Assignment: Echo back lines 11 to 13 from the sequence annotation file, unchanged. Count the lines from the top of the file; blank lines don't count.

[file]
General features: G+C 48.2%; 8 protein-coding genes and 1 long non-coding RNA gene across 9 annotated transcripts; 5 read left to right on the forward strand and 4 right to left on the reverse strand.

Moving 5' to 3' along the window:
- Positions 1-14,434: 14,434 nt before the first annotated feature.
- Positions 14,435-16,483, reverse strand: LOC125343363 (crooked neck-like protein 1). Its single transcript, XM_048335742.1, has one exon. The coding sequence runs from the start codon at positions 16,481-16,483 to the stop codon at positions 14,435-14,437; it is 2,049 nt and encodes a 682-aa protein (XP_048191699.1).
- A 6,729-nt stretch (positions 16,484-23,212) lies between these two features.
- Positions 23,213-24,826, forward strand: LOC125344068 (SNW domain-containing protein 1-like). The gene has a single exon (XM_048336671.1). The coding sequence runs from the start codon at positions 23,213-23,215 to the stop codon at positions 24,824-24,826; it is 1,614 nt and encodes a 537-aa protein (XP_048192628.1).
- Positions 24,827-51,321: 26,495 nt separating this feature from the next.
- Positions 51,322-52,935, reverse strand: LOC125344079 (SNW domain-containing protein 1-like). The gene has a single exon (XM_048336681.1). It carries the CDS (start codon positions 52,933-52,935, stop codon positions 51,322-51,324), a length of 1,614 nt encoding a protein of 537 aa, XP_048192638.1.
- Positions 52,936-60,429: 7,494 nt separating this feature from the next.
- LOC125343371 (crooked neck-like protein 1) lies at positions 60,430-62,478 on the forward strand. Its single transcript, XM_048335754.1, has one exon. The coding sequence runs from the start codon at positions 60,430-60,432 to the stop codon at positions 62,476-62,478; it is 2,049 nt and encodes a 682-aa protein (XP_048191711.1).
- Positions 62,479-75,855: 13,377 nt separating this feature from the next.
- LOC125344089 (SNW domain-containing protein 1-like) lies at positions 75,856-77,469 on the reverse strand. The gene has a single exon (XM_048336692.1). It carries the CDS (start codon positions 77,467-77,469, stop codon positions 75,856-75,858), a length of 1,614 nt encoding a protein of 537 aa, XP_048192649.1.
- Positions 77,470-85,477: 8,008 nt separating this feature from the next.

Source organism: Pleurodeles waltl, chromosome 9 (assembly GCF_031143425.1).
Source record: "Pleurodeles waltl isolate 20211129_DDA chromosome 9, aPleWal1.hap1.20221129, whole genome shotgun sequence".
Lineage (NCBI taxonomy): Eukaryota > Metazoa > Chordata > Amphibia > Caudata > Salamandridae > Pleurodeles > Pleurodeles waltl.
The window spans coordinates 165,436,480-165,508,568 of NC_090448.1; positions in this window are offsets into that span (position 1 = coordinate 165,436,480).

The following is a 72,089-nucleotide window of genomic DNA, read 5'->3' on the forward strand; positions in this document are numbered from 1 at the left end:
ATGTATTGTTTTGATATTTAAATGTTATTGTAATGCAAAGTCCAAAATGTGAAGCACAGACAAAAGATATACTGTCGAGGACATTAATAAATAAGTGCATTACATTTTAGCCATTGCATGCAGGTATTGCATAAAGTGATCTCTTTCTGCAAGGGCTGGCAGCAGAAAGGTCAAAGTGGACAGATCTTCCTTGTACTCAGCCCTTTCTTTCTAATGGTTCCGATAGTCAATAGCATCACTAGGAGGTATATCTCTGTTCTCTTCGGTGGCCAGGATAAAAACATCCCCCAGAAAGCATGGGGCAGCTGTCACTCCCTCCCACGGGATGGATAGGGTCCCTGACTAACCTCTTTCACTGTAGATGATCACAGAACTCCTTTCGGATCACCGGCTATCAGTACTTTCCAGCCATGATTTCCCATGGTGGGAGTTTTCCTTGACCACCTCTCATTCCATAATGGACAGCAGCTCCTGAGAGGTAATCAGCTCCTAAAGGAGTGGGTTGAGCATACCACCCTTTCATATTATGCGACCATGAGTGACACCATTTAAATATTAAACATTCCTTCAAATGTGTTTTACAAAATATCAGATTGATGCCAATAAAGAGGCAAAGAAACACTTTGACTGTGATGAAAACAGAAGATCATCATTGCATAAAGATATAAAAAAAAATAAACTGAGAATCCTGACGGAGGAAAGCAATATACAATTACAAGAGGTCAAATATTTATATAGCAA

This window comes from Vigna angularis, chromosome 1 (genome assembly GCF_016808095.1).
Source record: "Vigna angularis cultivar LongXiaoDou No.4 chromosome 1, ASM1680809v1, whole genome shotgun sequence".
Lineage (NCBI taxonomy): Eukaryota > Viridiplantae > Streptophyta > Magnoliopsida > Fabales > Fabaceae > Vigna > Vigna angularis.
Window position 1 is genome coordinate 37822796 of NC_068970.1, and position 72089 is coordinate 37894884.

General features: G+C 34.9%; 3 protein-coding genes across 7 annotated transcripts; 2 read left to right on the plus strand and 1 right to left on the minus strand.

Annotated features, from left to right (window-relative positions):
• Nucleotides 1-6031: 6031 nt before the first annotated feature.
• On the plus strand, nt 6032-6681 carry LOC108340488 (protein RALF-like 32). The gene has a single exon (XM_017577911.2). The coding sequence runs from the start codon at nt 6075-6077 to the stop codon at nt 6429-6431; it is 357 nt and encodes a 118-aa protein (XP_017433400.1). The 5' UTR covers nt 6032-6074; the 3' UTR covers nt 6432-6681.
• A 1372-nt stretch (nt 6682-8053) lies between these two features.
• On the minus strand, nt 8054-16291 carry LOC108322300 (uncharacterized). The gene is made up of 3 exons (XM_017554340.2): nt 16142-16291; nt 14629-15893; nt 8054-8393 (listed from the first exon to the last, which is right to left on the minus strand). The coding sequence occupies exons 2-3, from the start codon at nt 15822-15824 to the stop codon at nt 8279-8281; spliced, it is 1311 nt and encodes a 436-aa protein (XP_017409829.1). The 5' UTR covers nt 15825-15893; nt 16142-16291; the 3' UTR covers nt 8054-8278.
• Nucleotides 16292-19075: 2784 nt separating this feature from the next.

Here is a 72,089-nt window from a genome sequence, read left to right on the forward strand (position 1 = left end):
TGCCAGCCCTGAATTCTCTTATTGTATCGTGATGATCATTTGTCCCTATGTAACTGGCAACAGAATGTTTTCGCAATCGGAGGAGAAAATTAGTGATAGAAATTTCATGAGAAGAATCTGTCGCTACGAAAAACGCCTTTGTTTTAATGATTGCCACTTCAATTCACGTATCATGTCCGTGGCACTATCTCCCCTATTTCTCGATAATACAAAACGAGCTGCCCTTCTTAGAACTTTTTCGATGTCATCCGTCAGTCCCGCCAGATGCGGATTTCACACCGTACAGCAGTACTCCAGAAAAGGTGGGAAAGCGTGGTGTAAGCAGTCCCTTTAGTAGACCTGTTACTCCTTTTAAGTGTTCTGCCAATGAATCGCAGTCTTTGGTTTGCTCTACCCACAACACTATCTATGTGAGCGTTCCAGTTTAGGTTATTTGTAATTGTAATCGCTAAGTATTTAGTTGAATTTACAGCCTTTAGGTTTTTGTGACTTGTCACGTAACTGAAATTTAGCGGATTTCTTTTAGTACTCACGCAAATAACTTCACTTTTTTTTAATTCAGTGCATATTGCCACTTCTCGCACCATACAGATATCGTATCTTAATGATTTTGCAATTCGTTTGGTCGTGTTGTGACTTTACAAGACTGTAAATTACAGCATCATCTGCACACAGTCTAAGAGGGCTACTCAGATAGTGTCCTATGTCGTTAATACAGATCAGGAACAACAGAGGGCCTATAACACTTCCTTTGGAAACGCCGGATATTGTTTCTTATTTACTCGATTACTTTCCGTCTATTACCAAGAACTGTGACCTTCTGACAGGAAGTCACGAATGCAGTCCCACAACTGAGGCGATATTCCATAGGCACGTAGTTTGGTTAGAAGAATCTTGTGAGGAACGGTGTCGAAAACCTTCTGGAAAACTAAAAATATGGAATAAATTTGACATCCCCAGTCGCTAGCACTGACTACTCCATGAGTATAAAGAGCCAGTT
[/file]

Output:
- Positions 62,479-75,855: 13,377 nt separating this feature from the next.
- LOC125344089 (SNW domain-containing protein 1-like) lies at positions 75,856-77,469 on the reverse strand. The gene has a single exon (XM_048336692.1). It carries the CDS (start codon positions 77,467-77,469, stop codon positions 75,856-75,858), a length of 1,614 nt encoding a protein of 537 aa, XP_048192649.1.
- Positions 77,470-85,477: 8,008 nt separating this feature from the next.